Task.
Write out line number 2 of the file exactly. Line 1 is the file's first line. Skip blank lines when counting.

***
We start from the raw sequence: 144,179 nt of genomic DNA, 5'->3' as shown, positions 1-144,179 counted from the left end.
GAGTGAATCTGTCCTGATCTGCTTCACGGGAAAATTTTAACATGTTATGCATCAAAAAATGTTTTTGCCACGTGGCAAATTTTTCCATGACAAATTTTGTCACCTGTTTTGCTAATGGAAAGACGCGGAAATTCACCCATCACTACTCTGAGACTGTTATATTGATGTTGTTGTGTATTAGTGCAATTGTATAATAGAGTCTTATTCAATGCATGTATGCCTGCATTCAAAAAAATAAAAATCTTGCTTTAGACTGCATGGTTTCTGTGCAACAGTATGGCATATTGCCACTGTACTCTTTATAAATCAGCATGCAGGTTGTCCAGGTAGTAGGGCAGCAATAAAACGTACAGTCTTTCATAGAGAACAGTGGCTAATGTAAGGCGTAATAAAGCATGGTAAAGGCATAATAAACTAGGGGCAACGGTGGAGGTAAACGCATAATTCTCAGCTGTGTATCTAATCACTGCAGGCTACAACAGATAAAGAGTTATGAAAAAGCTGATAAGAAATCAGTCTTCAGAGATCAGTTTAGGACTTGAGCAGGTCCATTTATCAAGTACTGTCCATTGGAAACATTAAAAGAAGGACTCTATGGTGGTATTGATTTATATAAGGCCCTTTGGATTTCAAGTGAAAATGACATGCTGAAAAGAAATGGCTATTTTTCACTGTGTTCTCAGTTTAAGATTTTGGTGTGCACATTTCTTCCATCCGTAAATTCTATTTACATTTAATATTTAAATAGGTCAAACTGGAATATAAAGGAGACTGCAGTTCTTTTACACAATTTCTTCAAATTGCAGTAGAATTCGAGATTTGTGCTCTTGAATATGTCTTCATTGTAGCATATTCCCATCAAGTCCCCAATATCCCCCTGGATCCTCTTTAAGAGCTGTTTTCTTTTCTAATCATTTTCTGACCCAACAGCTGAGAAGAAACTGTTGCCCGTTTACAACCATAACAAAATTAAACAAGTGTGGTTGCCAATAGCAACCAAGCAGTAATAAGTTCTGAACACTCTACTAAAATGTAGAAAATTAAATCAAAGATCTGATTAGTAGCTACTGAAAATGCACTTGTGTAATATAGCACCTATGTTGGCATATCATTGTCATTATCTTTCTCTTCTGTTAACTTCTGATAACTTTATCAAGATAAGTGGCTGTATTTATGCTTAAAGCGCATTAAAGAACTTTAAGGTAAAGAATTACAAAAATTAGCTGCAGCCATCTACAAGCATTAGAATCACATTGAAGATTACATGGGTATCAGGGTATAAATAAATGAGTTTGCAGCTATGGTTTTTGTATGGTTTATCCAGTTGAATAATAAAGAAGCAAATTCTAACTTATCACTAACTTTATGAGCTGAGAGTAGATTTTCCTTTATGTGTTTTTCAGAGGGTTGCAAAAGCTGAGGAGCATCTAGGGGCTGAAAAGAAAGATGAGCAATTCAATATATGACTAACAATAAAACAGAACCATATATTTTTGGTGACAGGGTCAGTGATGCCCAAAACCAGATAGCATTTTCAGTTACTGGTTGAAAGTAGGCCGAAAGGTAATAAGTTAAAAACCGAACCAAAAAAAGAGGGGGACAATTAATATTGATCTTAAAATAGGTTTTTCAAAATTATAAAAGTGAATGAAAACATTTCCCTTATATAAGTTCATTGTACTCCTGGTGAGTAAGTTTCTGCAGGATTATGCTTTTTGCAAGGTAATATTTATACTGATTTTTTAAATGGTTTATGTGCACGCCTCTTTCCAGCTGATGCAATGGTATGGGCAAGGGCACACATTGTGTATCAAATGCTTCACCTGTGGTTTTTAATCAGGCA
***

GAGTGAATCTGTCCTGATCTGCTTCACGGGAAAATTTTAACATGTTATGCATCAAAAAATGTTTTTGCCACGTGGCAAATTTTTCCATGACAAATTTTGTCACCTGTTTTGCTAATGGAAAGACGCGGAAATTCACCCATCACTACTCTGAGACTGTTATATTGATGTTGTTGTGTATTAGTGCAATTGTATAATAGAGTCTTATTCAATGCATGTATGCCTGCATTCAAAAAAATAAAAATCTTGCTTTAGACTGCATGGTTTCTGTGCAACAGTATGGCATATTGCCACTGTACTCTTTATAAATCAGCATGCAGGTTGTCCAGGTAGTAGGGCAGCAATAAAACGTACAGTCTTTCATAGAGAACAGTGGCTAATGTAAGGCGTAATAAAGCATGGTAAAGGCATAATAAACTAGGGGCAACGGTGGAGGTAAACGCATAATTCTCAGCTGTGTATCTAATCACTGCAGGCTACAACAGATAAAGAGTTATGAAAAAGCTGATAAGAAATCAGTCTTCAGAGATCAGTTTAGGACTTGAGCAGGTCCATTTATCAAGTACTGTCCATTGGAAACATTAAAAGAAGGACTCTATGGTGGTATTGATTTATATAAGGCCCTTTGGATTTCAAGTGAAAATGACATGCTGAAAAGAAATGGCTATTTTTCACTGTGTTCTCAGTTTAAGATTTTGGTGTGCACATTTCTTCCATCCGTAAATTCTATTTACATTTAATATTTAAATAGGTCAAACTGGAATATAAAGGAGACTGCAGTTCTTTTACACAATTTCTTCAAATTGCAGTAGAATTCGAGATTTGTGCTCTTGAATATGTCTTCATTGTAGCATATTCCCATCAAGTCCCCAATATCCCCCTGGATCCTCTTTAAGAGCTGTTTTCTTTTCTAATCATTTTCTGACCCAACAGCTGAGAAGAAACTGTTGCCCGTTTACAACCATAACAAAATTAAACAAGTGTGGTTGCCAATAGCAACCAAGCAGTAATAAGTTCTGAACACTCTACTAAAATGTAGAAAATTAAATCAAAGATCTGATTAGTAGCTACTGAAAATGCACTTGTGTAATATAGCACCTATGTTGGCATATCATTGTCATTATCTTTCTCTTCTGTTAACTTCTGATAACTTTATCAAGATAAGTGGCTGTATTTATGCTTAAAGCGCATTAAAGAACTTTAAGGTAAAGAATTACAAAAATTAGCTGCAGCCATCTACAAGCATTAGAATCACATTGAAGATTACATGGGTATCAGGGTATAAATAAATGAGTTTGCAGCTATGGTTTTTGTATGGTTTATCCAGTTGAATAATAAAGAAGCAAATTCTAACTTATCACTAACTTTATGAGCTGAGAGTAGATTTTCCTTTATGTGTTTTTCAGAGGGTTGCAAAAGCTGAGGAGCATCTAGGGGCTGAAAAGAAAGATGAGCAATTCAATATATGACTAACAATAAAACAGAACCATATATTTTTGGTGACAGGGTCAGTGATGCCCAAAACCAGATAGCATTTTCAGTTACTGGTTGAAAGTAGGCCGAAAGGTAATAAGTTAAAAACCGAACCAAAAAAAGAGGGGGACAATTAATATTGATCTTAAAATAGGTTTTTCAAAATTATAAAAGTGAATGAAAACATTTCCCTTATATAAGTTCATTGTACTCCTGGTGAGTAAGTTTCTGCAGGATTATGCTTTTTGCAAGGTAATATTTATACTGATTTTTTAAATGGTTTATGTGCACGCCTCTTTCCAGCTGATGCAATGGTATGGGCAAGGGCACACATTGTGTATCAAATGCTTCACCTGTGGTTTTTAATCAGGCA